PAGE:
July 2, 2007
Lighting up the sky
By Kelsey Linden
Delano appears cheery and anxious as Independence Day rapidly approaches.
Some favor the rides and fun of the carnival. Others enjoy the parade. But without a doubt, Delano’s exhibit of fireworks is a treasure that will spark all eyes’ attention.
Driving down Highway 12, it’s not hard to see a large sign reading FIREWORKS by Doc Holiday’s.
Unfamiliar with the town, Augsburg College seniors Derek Francis and James Heidelberg are selling fireworks to support their college football team.
Having a major in mass communications, Francis hopes to be a news anchor or a sports announcer. Above all, he wants to cover the news. Heidelberg has a business manager major with a marketing emphasis. He hopes to pursue a career in marketing.
Arriving in Delano June 22, both have caught the small town bug.
“We definitely got the small town feeling,” Francis said. “It seems like more of a community, where everybody knows everybody. It’s a good feeling.”
Feeling welcome was certainly apparent for both as the local neighbors greeted them the first day arriving.
Also off of Highway 12, a similar stand of available fireworks rests in Maple Plain. Arriving the same day as Francis and Heidelberg, Shanda Hannan runs one of these eight stands.
This being her first year selling fireworks, Hannan shared why people find so much enjoyment in them.
“It’s fun for the kids,” she said. “The noise and the bright lights are why people like them.”
When checking out some of the available fireworks at both the stands, it’s fun to check out the different varieties in each box.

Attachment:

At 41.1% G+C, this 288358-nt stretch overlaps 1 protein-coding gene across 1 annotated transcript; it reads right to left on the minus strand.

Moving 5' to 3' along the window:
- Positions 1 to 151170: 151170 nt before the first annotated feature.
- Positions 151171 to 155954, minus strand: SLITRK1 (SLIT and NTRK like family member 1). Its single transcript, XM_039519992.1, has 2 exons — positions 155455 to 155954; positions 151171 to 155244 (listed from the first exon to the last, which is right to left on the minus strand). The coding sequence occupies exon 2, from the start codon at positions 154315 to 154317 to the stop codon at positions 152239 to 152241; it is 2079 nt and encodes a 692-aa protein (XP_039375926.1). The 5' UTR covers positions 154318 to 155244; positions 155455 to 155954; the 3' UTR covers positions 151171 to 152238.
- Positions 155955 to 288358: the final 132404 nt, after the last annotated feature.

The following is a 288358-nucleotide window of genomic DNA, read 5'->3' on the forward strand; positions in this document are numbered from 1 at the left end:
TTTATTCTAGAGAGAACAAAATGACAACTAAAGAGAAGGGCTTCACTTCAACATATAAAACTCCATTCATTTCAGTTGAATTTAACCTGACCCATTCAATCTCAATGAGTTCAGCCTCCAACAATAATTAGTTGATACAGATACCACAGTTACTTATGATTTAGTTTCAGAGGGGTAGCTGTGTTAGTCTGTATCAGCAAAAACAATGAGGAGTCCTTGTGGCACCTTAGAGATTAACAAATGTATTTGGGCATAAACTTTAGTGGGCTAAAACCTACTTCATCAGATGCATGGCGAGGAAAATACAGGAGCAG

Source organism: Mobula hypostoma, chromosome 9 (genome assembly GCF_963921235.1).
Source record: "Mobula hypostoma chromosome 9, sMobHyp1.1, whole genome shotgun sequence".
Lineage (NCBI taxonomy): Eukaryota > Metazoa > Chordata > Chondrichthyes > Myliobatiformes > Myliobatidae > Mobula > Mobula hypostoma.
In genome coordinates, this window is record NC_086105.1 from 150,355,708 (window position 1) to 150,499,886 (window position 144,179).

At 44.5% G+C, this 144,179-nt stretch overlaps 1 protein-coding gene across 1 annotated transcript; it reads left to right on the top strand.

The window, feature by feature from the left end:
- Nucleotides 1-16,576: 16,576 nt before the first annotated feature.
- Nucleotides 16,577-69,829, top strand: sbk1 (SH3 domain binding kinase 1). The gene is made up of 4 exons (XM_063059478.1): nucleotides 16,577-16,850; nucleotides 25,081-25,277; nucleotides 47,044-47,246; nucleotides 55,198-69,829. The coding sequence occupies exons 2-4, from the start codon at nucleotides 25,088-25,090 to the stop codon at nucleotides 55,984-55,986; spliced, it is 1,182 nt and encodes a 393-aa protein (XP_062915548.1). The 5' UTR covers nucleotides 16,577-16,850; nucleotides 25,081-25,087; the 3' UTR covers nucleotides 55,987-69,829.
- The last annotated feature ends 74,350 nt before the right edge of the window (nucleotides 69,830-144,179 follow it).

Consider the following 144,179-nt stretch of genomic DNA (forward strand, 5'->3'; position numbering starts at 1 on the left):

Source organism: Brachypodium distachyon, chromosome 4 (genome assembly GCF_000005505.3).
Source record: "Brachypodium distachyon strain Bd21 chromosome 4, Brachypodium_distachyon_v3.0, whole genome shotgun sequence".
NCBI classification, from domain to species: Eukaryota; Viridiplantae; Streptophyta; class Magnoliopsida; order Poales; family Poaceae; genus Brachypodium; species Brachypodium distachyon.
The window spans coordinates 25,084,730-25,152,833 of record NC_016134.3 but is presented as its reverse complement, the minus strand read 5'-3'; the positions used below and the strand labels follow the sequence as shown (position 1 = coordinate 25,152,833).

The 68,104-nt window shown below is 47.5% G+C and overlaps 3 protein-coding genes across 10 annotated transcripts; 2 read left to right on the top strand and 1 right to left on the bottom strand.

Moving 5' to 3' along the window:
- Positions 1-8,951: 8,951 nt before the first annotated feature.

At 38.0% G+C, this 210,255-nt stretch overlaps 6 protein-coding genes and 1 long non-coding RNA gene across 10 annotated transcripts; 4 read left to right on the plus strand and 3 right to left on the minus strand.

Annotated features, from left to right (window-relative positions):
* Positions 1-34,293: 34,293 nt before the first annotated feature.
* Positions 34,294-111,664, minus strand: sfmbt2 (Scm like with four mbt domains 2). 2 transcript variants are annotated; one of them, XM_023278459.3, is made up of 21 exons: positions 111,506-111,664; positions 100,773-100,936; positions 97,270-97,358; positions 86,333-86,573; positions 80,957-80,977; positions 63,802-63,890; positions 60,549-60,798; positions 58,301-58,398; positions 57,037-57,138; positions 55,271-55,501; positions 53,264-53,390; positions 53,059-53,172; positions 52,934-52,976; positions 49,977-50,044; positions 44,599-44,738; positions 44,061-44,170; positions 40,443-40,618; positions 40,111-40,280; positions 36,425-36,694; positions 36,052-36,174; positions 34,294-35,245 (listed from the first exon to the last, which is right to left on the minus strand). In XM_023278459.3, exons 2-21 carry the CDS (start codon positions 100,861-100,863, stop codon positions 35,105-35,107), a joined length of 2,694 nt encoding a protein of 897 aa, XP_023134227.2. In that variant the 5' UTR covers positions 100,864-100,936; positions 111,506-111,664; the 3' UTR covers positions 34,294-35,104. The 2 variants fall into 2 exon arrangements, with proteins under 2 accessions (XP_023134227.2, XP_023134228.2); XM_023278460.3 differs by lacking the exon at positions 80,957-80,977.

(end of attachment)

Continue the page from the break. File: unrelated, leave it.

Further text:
The recommended types include: Tricky Goblin, Party Keg, and Assorted Snakes. Prices can range from 49 cents up to $100.
When discussing the fun of fireworks for children, Hannan said, “I usually bring my daughter to watch fireworks. It’s relaxing. I like the aspect of the small-town feel, where you know people. It’s fun-filled with colors and bright lights. It’s the togetherness of being with family friends.”
“It’s like the highlight of the summer for the town,” said Heidelberg.
Francis continued by saying, “From what I’ve observed, Delano doesn’t have too many recreational activities that are available. Fireworks are pretty aesthetically appealing. People are just looking for something to break up the monotony of everyday life.”
The earliest documentation of fireworks dates back to 12th century China, where they were first used to frighten away evil spirits.
Eventually, the art and science of firework making developed into an independent profession of its own. The largest manufacturer of fireworks in the world is China, which exports more than 120,000 tons of fireworks to the US each year.
The types of fireworks found in the US vary, from fireworks which are legal or illegal under federal law. The types of fireworks sold at stands like the two off Highway 12 include ground spinners, flitter sparklers, snakes, wheels, illuminating torches, cone foundation, cylindrical foundation, and flash/strobes.
Those that are illegal include any fireworks that are explosive or aerial such as: firecrackers, ladyfingers, sky rockets, bottle rockets, missile-type rockets, helicopters, aerial spinners, Roman candles, mines/shells, chasers, parachutes, and aerial shells.
To purchase fireworks from the stands, a person must be 18 years of age or older. When operating the fireworks, adult supervision is necessary.
They may light up the sky, but fireworks also produce smoke and dust that contain heavy metals, sulfur-coal compounds, and some low- concentration toxic chemicals that pollute the air.
This concern has stirred the attention of many for years. Some states still ban the sale of fireworks, but, in 2001, Minnesota permitted non-illegal fireworks to be purchased.
Regardless, the Fourth of July in Delano is a time for joy and celebration. Fireworks are a tradition that will continue to spark the attention and excitement of holidays for many years to come.
Hannan’s stand opens at 11 a.m. and closes roughly around 8 p.m. Francis and Heidelberg’s stand runs from 9 a.m. until 9 p.m. Both stands will be open through the Fourth of July.
Delano’s Fourth of July fireworks display is set to take place Wednesday, July 4 at 10:30 p.m.